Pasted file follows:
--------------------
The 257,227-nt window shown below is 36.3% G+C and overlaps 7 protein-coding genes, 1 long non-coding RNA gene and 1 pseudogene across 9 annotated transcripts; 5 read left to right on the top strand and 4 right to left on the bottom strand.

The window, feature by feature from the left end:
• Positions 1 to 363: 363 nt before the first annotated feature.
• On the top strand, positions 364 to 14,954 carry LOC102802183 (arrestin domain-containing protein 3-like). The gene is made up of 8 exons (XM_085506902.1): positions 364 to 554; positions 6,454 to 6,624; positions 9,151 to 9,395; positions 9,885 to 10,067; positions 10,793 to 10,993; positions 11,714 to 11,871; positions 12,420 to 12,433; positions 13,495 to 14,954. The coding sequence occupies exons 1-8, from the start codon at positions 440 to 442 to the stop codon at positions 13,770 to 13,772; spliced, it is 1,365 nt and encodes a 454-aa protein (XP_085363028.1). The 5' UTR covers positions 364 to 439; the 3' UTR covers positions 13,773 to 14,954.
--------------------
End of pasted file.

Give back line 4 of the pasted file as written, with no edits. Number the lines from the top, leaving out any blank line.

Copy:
• On the top strand, positions 364 to 14,954 carry LOC102802183 (arrestin domain-containing protein 3-like). The gene is made up of 8 exons (XM_085506902.1): positions 364 to 554; positions 6,454 to 6,624; positions 9,151 to 9,395; positions 9,885 to 10,067; positions 10,793 to 10,993; positions 11,714 to 11,871; positions 12,420 to 12,433; positions 13,495 to 14,954. The coding sequence occupies exons 1-8, from the start codon at positions 440 to 442 to the stop codon at positions 13,770 to 13,772; spliced, it is 1,365 nt and encodes a 454-aa protein (XP_085363028.1). The 5' UTR covers positions 364 to 439; the 3' UTR covers positions 13,773 to 14,954.